With growing funds under management in ESG themed investment products, ASIC undertook a thematic review into greenwashing, looking into the disclosures of selected managed funds and superannuation funds.

Following this, ASIC released Information Sheet 271: How to avoid greenwashing when offering or promoting sustainability-related products.

The purpose of the information sheet is to help entities avoid ‘greenwashing’ when offering or promoting sustainability-related products. The publication also seeks to assist issuers to provide investors with the information they should have to make informed decisions.

ASIC considers ‘greenwashing’ as the practice of misrepresenting the extent to which a financial product or investment strategy is environmentally friendly, sustainable or ethical. Combatting greenwashing is vital for the efficient functioning of financial markets, so that the demand for capital to be directed toward investments that are truly meeting sustainability objectives can be properly met.

ASIC’s intent with the information is to restate existing legal obligations and ASIC guidance, addressing greenwashing within the existing framework. In particular, the information sheet outlines ASIC’s conduct expectations around what avoiding making statements that are false or misleading, or engaging in dishonest, misleading, or deceptive conduct in relation to a financial product or service.[1]

The information sheet’s primary approach is to ensure funds clearly define any sustainability related terms that they use, and appropriately disclose definitions and evidence (including qualitative and quantitative data) to back up labels used in a way that is easily accessible and understandable to investors.

The information sheet may also inadvertently change disclosure expectations and misunderstand investment practices typically undertaken by investment managers. For instance, the information sheet’s definition of a ‘sustainability product’ covers all investment products and does not differentiate between ordinary funds that take ESG matters into account as part of ordinary risk management and maximising returns, and funds that promote sustainability related considerations or target sustainability investments.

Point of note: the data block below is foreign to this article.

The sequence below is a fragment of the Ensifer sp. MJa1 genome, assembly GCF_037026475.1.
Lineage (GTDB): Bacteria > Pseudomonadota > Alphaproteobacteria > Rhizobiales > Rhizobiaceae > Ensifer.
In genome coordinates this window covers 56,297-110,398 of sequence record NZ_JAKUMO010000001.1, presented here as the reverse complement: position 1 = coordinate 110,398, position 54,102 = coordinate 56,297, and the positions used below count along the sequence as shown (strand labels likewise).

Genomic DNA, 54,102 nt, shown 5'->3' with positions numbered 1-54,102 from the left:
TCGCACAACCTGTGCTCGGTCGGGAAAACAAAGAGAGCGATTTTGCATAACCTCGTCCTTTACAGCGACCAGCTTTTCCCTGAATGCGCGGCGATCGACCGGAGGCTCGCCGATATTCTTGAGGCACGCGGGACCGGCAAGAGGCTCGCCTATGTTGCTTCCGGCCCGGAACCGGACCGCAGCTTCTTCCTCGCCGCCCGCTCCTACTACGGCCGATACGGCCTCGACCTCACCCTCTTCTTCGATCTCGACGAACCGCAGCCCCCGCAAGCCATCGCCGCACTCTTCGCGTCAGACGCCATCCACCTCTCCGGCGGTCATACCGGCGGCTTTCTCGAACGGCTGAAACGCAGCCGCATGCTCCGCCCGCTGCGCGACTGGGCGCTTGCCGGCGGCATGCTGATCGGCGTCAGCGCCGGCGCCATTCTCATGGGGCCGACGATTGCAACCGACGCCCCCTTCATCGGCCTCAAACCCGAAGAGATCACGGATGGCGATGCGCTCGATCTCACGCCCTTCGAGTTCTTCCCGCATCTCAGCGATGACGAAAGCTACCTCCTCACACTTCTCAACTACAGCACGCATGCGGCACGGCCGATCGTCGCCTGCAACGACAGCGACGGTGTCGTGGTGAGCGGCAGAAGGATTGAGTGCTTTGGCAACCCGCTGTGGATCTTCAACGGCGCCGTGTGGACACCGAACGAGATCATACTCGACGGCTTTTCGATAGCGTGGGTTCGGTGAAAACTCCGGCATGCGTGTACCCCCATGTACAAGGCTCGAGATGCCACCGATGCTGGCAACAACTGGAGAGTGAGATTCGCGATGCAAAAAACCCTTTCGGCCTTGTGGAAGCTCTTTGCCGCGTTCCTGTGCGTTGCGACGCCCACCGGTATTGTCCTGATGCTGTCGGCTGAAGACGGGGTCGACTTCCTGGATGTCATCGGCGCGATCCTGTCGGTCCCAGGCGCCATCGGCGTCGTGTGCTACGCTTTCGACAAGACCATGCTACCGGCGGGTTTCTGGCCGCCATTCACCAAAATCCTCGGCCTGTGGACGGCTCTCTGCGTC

Indeed, even for products that promote a particular sustainability focus, the level of disclosure that the information sheet requires around metrics and data could set a higher disclosure standard for sustainability strategies compared to other active management strategies.

Another way the information sheet may inadvertently change disclosure expectations is in its understanding of the use of screening thresholds. ASIC reasonably states that where funds make exclusion claims, they should clearly disclose the details of screening thresholds applies. In the examples the information sheet provides examples around a ‘no gambling fund’ or a fund that states ‘we do not invest in tobacco’, it applies a high threshold for a fund to be able to reasonably claim it has excluded particular investments that do not meet its sustainability goals.

The FSC will continue to engage with ASIC and policymakers on combatting greenwashing and achieving greater consistency and accuracy in fund labelling. Early next month, the FSC will be releasing guidance on climate risk disclosure, which includes guidance for funds making net zero commitments, reporting climate risk, and applying climate-related sustainability labels.

[1] Corporations Act 2001 ss1041E, 1041G and 1041H, ASIC Act 2001 ss 12DA and 12DB.

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